California and Federal ARRA funds are available to complete a 130-mile (209 km) initial segment from Fresno to Bakersfield in the Central Valley by 2017. This segment would connect with BNSF tracks at each end to allow the Amtrak San Joaquin trains to use the line, saving 45 minutes to an hour. The selection of this segment for initial construction was dictated in part by the requirements of the American Recovery and Reinvestment Act of 2009 (ARRA) funding, which stipulates that funding terminates in 2017 and that it be used for “rail passenger transportation except commuter rail passenger transportation." (p. 2-12)
The 2012 Revised Business Plan (Exhibit 2-6) projects the following completion dates for high speed rail segments, assuming additional funding can be obtained:
- 2021 Merced–Fresno and Bakersfield–Palmdale. Improved Metrolink service would connect Palmdale to Los Angeles Union Station (however, dedicated tracks between Downtown Burbank and Lancaster would have to be built due to the tracks being freight-owned). The Bakersfield–Palmdale segment must cross the Tehachapi Mountains. Currently rail freight between these cities uses a highly circuitous route through the 4000 foot (1200 m) Tehachapi Pass, including the 540 degree Tehachapi Loop. The 2012 Revised Business Plan states that the electrified trains planned for high speed service can follow a more direct route because they can climb steeper grades than Diesel engines.(p. 2-17)
- 2026 San Jose–Merced. High speed trains would then be able to run between San Francisco, using an electrified Caltrain right of way, and San Fernando Station. Passengers would take Metrolink between San Fernando Station and Los Angeles Union Station. BART, which has plans to extend its service south, would connect San Jose to Oakland. CHSRA calls the resulting level of service "Bay to Basin."
- 2028 Palmdale–Los Angeles and San Francisco–San Jose. These segments, when complete, will allow a single seat, high speed ride from San Francisco to Los Angeles Union Station. CHSRA calls the resulting level of service "Phase 1 Blended."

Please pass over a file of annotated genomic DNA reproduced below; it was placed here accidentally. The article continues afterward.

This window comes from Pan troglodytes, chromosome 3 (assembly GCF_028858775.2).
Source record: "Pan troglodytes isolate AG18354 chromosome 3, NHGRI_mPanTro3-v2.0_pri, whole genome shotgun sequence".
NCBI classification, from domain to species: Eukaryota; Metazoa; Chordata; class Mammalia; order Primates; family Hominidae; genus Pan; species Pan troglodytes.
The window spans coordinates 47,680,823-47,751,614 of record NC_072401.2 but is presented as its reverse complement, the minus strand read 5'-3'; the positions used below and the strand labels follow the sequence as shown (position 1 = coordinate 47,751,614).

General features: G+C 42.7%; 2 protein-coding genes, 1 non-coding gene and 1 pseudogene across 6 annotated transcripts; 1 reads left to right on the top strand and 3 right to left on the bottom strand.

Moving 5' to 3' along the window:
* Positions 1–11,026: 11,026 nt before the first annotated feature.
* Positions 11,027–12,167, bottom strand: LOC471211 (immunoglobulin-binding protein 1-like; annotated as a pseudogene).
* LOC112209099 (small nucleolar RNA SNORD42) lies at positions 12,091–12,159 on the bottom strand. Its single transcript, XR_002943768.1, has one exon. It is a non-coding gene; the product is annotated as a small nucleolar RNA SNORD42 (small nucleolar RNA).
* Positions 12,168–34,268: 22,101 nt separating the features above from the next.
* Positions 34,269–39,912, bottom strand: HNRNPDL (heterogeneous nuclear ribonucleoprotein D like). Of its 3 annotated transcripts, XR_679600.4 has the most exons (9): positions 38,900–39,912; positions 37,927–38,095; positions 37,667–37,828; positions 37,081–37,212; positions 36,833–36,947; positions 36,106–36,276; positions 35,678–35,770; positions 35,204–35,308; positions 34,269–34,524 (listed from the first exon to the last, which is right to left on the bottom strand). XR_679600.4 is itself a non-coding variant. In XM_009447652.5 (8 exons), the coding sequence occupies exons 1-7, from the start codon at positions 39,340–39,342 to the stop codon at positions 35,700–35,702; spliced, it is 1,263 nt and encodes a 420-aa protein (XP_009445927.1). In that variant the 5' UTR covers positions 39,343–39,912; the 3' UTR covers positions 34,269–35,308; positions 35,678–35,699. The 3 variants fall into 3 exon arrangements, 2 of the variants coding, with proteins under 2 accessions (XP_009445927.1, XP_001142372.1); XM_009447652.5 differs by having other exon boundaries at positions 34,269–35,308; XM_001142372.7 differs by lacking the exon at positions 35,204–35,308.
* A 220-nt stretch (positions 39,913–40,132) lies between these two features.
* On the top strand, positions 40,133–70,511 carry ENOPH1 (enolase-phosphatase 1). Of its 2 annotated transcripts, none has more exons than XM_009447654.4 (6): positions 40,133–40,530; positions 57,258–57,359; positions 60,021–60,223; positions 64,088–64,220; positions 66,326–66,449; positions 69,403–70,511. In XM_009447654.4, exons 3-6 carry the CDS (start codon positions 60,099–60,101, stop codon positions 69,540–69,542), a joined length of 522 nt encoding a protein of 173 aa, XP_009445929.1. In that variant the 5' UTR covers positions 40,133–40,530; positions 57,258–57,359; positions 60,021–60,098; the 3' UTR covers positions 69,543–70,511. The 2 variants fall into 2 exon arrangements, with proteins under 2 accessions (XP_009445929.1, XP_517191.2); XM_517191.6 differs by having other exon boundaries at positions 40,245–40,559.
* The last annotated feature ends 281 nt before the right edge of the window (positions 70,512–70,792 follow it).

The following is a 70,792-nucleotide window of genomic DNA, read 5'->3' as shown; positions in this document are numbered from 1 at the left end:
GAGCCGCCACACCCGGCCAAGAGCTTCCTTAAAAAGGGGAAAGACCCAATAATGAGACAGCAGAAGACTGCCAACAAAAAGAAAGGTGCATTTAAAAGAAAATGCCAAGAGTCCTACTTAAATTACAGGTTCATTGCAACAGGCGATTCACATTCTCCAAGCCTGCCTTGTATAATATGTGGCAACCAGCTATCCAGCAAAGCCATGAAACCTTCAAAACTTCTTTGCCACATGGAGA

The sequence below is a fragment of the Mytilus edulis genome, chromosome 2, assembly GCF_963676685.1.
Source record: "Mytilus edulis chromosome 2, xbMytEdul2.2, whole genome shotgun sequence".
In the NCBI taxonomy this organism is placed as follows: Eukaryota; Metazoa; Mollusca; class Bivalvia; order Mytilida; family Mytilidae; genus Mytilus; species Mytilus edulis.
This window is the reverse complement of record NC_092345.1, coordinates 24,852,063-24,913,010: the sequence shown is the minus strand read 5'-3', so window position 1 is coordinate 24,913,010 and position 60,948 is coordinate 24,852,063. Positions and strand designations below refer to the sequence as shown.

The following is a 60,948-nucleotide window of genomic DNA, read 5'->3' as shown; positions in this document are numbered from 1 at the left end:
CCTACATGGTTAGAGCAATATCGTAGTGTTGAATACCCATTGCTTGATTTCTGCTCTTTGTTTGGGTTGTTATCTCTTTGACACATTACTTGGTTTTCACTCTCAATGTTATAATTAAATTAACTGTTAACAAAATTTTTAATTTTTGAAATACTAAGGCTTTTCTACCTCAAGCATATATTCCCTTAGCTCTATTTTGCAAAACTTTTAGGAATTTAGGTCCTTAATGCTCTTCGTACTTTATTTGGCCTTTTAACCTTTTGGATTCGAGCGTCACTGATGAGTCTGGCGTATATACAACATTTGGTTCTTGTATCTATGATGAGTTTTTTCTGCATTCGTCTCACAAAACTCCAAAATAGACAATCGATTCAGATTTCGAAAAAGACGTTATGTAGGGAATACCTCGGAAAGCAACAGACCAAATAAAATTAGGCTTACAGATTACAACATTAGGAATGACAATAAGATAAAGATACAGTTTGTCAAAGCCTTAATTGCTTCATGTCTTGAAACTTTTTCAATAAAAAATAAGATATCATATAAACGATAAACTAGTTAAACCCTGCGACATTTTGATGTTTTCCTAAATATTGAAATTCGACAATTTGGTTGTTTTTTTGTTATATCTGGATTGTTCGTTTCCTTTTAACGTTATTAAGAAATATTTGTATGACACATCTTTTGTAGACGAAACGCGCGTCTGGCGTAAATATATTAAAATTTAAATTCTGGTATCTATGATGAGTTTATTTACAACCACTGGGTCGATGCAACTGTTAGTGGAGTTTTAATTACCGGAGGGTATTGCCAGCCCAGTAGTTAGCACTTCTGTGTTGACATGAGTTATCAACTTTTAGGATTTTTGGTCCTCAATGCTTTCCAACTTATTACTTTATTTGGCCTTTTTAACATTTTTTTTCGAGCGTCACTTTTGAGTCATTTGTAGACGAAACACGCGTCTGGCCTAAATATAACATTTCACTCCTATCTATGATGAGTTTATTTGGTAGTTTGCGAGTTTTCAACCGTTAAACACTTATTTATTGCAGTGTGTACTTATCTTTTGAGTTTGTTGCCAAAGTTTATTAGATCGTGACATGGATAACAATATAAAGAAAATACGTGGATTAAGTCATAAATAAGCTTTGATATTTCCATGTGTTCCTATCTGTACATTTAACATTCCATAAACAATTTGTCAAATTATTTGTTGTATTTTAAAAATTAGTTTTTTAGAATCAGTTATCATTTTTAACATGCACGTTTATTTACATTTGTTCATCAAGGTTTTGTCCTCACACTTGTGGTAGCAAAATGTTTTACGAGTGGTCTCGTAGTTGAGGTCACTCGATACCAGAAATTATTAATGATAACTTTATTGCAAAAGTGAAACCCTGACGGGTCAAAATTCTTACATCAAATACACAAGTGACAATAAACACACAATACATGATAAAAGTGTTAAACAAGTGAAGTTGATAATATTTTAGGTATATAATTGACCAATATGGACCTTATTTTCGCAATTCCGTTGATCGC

No dates are given for the final Phase 1 segment, Los Angeles–Anaheim, or for the Phase 2 segments, Merced–Sacramento and Los Angeles–San Diego.
The 2012 Revised Business Plan estimates that the first segment's construction will "generate 100,000 job-years of employment over five years," with the Phase 1 system requiring 990,000 job-years over 15 years, averaging 66,000 annually. In 2009, the CHSRA projected that construction of the system will create 450,000 permanent jobs through the new commuters that will use the system, and that the Los Angeles-San Francisco route will generate a net operating revenue of $2.23 billion by 2023, consistent with the experience of other high-speed intercity operations around the world. Even Amtrak's semi-high-speed Acela Express service generates an operating surplus that is used to cover operating expenses of other lines. Generally fast trains are more profitable than slow trains since shorter travel time reduces staff costs and customers are willing to pay higher ticket prices for shorter travel times.
Since the trains will be completely grade-separated, there is no threat of interfering with automobile and pedestrian traffic. The project also involves grade-separation for existing rail lines with which it will share rights-of-way along part of its length, further improving safety on these lines and eliminating car traffic delays.(p. 2-7)
Since high-speed trains based on fossil-fuel electricity generation use one-third the energy of airplanes per person and a fifth of that used by cars with one person, California High-Speed Rail will eliminate 12 billion pounds (5.5 million tonnes) of greenhouse gas emissions each year by reducing passenger car and airplane use. This is the equivalent of removing more than one million vehicles from the state's roads and freeways. It will lessen California's dependence on foreign oil by up to 12.7 million barrels per year.
The CHSRA projects that the system will "alleviate the need to spend more than $100 billion to build 3,000 miles (4,800 km) of new freeway, five airport runways, and 90 departure gates."